Research analytics: friend, foe and informant

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Neil Jacobs considers analytics and its role in research management and assessment

Research can be measured. So argue those who seek to sell products that offer insight into patterns of research behaviour. These patterns are often based on the authors of articles and books, and the usage and citation of those articles and books. But, as a recent Jisc report suggests, ‘maybe this is just another fad driven by the benefits seen in areas such as online shopping and social media?’

Today, universities around the world are paying increasing attention to performance measures and patterns, some of which are presented in league tables. For example the top 100 in the Shanghai Academic Ranking of World Universities are competing against each other globally for researchers, grants, students and marks of research quality. Looking at data doesn't just offer universities information on research performance. It can also be used to improve their performance.

The application of such data is often called ’analytics’. Analytics allows industry and academia to seek meaningful patterns in data, in ways that are pervasive, ubiquitous, automated and cost effective, and in forms that are easily digestible.

The use of analytics is growing. Cornell University says that ‘the role of analytics in research will be a focus of our forthcoming corporate plan’, but goes on to flag some concerns. For example, analytical data will vary between disciplines and international and inter-disciplinary research will impose specific requirements on analysis if they are to be adequately represented.

These reservations are examples of the questions that universities and researchers should be asking if they are to get the best value from this opportunity – questions familiar to graduate research methods, of validity, reliability, ease of use, and appropriateness to context and purpose. They are neatly summarised in the UK by the National Audit Office guidance on performance indicators, in ‘Choosing the Right FABRIC’.

Two trends particularly highlight the challenge for universities when using analytics.

One of these is the increasingly systematic management of research and its communication. Approaches such as STAR-Metrics in the USA, Lattes in South America and ‘Current Research Information Systems’ in Europe demonstrate that both universities and funders want to capture and use codified information about research for strategic and, in some cases, tactical gain. The key here is interoperability; ensuring – so far as this is possible – that data are comparable; is a research grant the ‘same’ thing in this system as it is in that system? The CASRAI data dictionary should help the research community both reach agreement on this type of question, and also own that process.

The other trend is the uses to which ‘transactional data’ are put, especially by large retail operations such as Wall-Mart and social network sites such as Facebook. Every digital action by a researcher leaves behind a ’data exhaust’, a trace, and when these are aggregated, they provide a rich source of data that can be mined for meaningful patterns.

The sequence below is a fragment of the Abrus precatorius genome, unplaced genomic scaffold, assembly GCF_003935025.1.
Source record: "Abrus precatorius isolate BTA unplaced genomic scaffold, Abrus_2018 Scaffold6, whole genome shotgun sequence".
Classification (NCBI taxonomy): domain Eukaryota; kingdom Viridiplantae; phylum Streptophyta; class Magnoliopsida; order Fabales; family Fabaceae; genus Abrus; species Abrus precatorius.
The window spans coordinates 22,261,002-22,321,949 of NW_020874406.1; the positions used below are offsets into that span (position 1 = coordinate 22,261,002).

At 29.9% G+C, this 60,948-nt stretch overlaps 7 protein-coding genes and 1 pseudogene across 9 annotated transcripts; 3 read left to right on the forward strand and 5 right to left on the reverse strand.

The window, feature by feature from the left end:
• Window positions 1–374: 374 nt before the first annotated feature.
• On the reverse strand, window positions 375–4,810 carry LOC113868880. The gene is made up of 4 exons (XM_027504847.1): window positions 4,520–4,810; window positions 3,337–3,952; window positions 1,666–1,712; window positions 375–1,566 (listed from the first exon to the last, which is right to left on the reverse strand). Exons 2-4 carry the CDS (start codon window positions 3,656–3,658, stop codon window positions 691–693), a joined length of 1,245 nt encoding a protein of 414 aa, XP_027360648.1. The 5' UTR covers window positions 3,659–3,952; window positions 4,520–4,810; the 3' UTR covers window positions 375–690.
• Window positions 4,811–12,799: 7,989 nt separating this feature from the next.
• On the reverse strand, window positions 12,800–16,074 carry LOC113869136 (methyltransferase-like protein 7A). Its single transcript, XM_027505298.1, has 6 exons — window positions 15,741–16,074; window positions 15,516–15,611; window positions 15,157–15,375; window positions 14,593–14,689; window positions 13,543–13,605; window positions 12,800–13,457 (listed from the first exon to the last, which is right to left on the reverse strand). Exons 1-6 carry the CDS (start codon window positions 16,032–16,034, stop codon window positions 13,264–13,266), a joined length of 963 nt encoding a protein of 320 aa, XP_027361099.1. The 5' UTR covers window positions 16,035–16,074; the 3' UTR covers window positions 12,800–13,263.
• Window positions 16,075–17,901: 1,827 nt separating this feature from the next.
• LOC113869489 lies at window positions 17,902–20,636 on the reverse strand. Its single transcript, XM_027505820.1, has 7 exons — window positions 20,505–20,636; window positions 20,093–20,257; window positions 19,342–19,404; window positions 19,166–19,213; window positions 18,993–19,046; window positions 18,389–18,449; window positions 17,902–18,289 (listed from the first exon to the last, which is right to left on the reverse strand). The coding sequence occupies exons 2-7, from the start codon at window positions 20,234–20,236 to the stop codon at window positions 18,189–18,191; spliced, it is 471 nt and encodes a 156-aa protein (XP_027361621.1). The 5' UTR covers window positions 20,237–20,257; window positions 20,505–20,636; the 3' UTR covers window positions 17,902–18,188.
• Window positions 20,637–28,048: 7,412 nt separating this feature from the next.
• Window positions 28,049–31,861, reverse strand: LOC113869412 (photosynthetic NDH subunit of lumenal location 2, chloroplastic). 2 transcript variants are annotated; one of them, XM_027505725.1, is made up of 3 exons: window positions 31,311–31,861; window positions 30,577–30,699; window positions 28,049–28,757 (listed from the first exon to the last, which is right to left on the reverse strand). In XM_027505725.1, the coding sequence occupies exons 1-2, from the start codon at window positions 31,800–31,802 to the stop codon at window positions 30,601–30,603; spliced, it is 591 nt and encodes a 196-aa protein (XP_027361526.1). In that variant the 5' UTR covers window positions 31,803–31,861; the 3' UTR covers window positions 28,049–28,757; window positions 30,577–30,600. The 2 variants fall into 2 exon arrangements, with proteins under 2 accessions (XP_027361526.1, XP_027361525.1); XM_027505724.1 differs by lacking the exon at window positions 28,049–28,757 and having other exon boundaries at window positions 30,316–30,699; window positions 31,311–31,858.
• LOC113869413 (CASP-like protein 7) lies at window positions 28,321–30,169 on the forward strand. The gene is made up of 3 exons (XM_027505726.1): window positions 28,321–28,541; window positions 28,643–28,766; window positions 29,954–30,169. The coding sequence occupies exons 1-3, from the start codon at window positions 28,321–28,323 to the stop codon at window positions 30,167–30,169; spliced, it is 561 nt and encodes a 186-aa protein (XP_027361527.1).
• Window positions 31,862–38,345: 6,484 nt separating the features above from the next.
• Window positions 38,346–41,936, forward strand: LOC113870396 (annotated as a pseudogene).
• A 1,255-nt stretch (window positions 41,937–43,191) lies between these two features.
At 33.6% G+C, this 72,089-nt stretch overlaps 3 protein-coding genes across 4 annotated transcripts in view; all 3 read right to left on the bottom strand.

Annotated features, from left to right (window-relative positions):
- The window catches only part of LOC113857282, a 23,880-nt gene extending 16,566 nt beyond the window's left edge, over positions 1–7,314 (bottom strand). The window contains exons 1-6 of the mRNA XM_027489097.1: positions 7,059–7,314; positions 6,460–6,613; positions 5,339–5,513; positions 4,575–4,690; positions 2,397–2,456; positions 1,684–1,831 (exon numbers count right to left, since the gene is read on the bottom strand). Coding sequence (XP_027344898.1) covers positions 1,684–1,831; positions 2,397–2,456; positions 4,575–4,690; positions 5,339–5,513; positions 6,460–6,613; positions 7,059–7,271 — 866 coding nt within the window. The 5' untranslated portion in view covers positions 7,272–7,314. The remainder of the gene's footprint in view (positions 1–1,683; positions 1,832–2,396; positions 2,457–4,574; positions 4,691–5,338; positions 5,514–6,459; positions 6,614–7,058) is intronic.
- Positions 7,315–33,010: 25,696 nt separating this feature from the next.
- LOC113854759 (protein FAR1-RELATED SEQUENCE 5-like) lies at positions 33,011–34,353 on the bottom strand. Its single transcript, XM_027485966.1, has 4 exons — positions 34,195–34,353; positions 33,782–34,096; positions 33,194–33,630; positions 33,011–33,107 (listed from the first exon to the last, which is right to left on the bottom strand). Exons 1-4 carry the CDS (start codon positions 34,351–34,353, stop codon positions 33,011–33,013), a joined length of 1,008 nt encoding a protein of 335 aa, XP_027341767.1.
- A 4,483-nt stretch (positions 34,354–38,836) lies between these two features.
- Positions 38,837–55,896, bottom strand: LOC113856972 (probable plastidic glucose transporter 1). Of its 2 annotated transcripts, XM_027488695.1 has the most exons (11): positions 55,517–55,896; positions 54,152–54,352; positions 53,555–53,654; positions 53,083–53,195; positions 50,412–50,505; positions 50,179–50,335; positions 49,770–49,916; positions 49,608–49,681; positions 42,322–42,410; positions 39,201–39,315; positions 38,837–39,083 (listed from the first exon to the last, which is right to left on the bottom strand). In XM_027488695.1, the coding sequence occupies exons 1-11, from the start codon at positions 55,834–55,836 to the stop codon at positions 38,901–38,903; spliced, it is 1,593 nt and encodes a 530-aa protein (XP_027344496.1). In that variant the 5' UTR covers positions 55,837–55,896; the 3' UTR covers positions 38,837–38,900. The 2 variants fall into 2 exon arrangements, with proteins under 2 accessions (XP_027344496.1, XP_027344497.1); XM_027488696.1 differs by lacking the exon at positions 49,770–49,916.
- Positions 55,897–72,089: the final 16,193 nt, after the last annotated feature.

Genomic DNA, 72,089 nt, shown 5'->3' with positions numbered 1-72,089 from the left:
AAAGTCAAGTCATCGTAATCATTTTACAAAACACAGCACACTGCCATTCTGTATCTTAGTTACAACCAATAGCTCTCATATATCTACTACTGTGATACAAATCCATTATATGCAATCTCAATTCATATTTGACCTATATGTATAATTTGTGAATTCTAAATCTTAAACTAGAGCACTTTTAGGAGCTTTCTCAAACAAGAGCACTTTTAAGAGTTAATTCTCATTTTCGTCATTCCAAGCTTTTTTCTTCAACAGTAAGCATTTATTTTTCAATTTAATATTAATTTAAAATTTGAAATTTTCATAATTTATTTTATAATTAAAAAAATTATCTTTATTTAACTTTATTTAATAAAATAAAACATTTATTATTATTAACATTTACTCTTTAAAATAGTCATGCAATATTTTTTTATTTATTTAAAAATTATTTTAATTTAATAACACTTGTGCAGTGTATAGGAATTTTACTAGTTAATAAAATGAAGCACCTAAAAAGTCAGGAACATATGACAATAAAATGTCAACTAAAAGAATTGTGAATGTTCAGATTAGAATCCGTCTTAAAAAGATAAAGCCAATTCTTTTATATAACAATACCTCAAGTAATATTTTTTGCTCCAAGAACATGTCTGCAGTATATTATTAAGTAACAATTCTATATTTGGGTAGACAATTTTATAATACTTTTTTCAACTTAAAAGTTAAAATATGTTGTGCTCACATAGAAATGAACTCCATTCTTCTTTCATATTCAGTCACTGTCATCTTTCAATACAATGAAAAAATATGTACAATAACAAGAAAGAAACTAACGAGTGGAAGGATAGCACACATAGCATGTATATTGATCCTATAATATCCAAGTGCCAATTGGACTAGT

Already, libraries in the UK are using this kind of data from their systems to anticipate risks to student retention and performance. How long before researchers are monitored in a similar way?

Well, as I’m sure you’ve guessed, they already are.

The recent furore over management decisions at Queen Mary, University of London, which were largely based on indicators derived from citation data, is the most extreme example of this in the UK. In other countries, financial rewards tied to the Thomson Reuters ‘impact factor’ are common. More sophisticated approaches are also available, these may use combinations of co-authorship, citation and co-citation and sometimes usage and other transactional data, in the manner of social network sites. The obvious example is Mendeley, but others of this type include VIVO (Cornell, Florida), Catalyst Profiles (Harvard), and Loki (University of Iowa),, and a variety of commercial products including cos, Index Copernicus Scientists, Research Crossroads, BiomedExperts and Epernicus.

So, is the answer to reject the use of quantitative data to inform the management of research? Even if a principled, positive answer to that question were proposed, it would be unlikely to affect practice on the ground. Instead, research communities might be better served by engaging very actively in the discussions that are already happening about the use of these data. The range of such data is increasing daily as researchers use the web for their work, and the ‘altmetrics’ movement is only one international forum in which the application of data to research is being explored. For example, publishers such as the Public Library of Science (PLoS) encourage a participatory approach. Many of those involved are experts; researchers and ex-researchers, publishers and librarians, and they are by no means uncritical enthusiasts for the automated gathering of data and use of metrics.

In many ways, universities and researchers are fortunate. Their core business, research, involves collaboration, and the collection, analysis and interpretation of data. Therefore, they are uniquely placed to develop and deploy analytic techniques in an informed way. The question is: will they?

Neil Jacobs is programme director for digital infrastructure at Jisc